Is it a crime to ignore stray animals as you pass them by? That is what a Staten Island woman named Dorothy Lee tried to argue to a Judge in a Richmond County Civil Court after Lee’s sister, a Unit Owner of a Condominium, was fined for Lee’s feeding of feral cats in a Condominium complex. The Condominium Board first warned the Unit Owner and Lee that if they continued to feed the feral cats then they would be fined as same was a breach and violation of the Condominium’s By-Laws and House Rules. Lee ignored the Condominium’s warning and continued to feed the feral cats. The Condominium then assessed fines and late fees for failing to pay the fines. Lee then commenced a lawsuit against the Condominium, as she believed the fines and late fees were unjustly imposed. (See Lee v. Parkview Estates Condo., No. SCR590, 2015 WL 6872665 (N.Y. Civ. Ct. Oct. 29, 2015)).
The Condominium’s By-Laws and House Rules were clear: feeding of feral cats was not permitted under any circumstance. After being fined and commencing a lawsuit, Lee attempted to avoid the fines and late fees by claiming she had an affirmative obligation to feed the feral cats and failure to do so would have caused her to violate New York State Agriculture and Markets Law §353. This law states that “A person who…deprives any animal of necessary sustenance, food or drink, or neglects, or refuses to furnish it such sustenance or drink, or causes, procures or permits any animal to be overdriven, overloaded, tortured, cruelly beaten, or unjustifiably injured, maimed, mutilated or killed, or to be deprived of necessary food or drink, or who willfully sets on foot, instigates, engages in, on in any way furthers any act of cruelty to any animal, or act tending to produce such cruelty, is guilty of a class A misdemeanor.”
However, this law was directed at the owners of animals so that they are required to take proper care of their pets. Interestingly, Lee noted and the Court even acknowledged that the law does not state that the “animals” covered by the law must be household animals. It simply states “animals” in general which could arguably apply to feral cats (or any stray animal). Although the Court seemingly acknowledged the cleverness of Lee’s argument, it went on to state that “This court cannot sanction an expansion of the interpretation of the law so as to create a defense to the imposition of fines for violating a condominium rule or liability for persons who choose to be “good Samaritans”.” The Court further stated that “to adopt the interpretation claimant is asserting, that is an affirmative duty to provide food, drink and sustenance to all animals with which a person comes in contact, would subject any homeowner to arrest for not putting food out on the chance that Garfield, Sylvester or Felix might wander onto their property looking for a meal like some impoverished Dickens character.” The Court further stated: “Should people leave food out for the local squirrels, raccoons and opossums which visit their neighborhood on a regular basis? If they fail to do so would they be subject to arrest? To follow the claimant’s position to its logical conclusion, when I go camping I would have an obligation to leave food for the local bears. Unlike Yogi and BooBoo who might sit down on a picnic (or pic-a-nic) blanket to enjoy a meal, most of the bears I have encountered would certainly be grateful, but would more likely than not act like Oliver Twist in Mr. Bumble’s orphanage and be seeking “more.””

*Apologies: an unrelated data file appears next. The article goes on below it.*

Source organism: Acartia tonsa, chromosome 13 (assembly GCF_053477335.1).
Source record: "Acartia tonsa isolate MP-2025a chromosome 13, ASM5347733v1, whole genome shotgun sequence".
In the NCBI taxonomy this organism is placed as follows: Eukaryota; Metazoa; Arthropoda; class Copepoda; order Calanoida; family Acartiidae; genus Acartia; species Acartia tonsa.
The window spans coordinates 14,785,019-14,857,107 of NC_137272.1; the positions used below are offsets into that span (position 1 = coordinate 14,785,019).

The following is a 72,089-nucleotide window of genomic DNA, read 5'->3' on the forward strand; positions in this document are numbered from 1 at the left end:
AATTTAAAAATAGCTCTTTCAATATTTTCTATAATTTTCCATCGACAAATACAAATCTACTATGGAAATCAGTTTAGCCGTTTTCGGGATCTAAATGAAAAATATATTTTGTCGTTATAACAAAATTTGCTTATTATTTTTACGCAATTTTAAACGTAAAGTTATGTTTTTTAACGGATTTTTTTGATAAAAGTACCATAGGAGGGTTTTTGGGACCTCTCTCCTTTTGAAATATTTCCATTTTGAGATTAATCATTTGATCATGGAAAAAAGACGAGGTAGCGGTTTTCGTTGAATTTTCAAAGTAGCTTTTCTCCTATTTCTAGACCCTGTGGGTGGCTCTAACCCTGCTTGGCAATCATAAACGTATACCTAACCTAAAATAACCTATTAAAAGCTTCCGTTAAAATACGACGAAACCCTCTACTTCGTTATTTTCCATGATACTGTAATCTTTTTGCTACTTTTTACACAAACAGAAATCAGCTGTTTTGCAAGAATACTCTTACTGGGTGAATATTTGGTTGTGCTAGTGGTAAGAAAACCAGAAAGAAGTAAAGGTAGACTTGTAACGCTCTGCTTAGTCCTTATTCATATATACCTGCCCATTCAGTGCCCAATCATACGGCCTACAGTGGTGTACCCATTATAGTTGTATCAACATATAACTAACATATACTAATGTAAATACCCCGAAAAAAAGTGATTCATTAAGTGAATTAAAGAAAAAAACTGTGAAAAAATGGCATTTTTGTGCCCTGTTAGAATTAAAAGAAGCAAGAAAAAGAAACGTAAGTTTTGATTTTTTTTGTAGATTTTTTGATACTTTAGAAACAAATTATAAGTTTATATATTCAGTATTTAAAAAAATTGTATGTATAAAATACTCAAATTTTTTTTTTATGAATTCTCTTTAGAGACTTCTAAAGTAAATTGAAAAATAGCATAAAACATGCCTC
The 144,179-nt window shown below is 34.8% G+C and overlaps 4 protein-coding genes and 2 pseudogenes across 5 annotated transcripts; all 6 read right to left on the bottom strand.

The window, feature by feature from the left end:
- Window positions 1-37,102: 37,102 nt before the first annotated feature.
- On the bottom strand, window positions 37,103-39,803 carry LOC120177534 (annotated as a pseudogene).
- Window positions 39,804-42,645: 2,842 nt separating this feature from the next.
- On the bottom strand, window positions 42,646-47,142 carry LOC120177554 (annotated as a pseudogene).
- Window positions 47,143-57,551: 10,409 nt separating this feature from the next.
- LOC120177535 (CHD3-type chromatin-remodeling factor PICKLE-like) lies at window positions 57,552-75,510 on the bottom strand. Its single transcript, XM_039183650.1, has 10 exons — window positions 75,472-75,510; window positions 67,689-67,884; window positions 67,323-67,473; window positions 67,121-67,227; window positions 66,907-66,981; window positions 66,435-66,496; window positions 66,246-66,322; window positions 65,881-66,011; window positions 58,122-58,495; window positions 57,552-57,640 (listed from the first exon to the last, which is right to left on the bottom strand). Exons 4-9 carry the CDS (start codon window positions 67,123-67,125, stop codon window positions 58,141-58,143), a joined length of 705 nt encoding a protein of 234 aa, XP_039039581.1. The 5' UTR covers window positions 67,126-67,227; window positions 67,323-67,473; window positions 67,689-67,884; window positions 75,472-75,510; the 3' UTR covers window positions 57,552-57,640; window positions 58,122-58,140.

As such, the Court upheld the enforceability of the By-Laws and House Rules which prohibited the feeding of feral cats and Lee’s sister, as the Unit Owner, was responsible for the fines imposed. The Court stated: “Even though the claimant and her sister had good motives and intentions, it is not a defense to their being subjected to fines and penalties for violating the condominium’s house rules. When someone moves into a condominium they voluntarily agree to be subjected to the rules and regulations of the development. It is actually democracy at its most basic level. If the claimant is dissatisfied with the rules, then her remedy is to use the Bylaws to get enough other homeowners to change them. Until that happens ownership includes compliance. Further, as pointed out by the defendant, leaving food out may attract vermin such as rodents and which would include rats. This would conceivably lead to penalties being assessed against the condominium for being in violation of the health code. Unlike Disney who sees rats as potential gourmet chefs as in “Ratatouille,” the City and State of New York consider them a health problem.”The Court did however reduce some of the fines as some of the incidents cited by the Condominium occurred after Lee moved out of her sister’s Unit and some of the incidents did not have enough evidence (i.e. eyewitness testimony to substantiate the incidents). In addition, the Court held that certain charges assessed were the incorrect amounts based upon the dollar limits in effect on the dates of the violations.
As you can see, the Court upheld the Condominium’s governing documents and stated what is obvious to Courts, Board members and practitioners in this area of law; but that many homeowners seem to forget: when you buy into a community association, you are giving up certain rights and must comply with the community association’s documents. If you don’t like them, you need to obtain the support needed to amend these documents.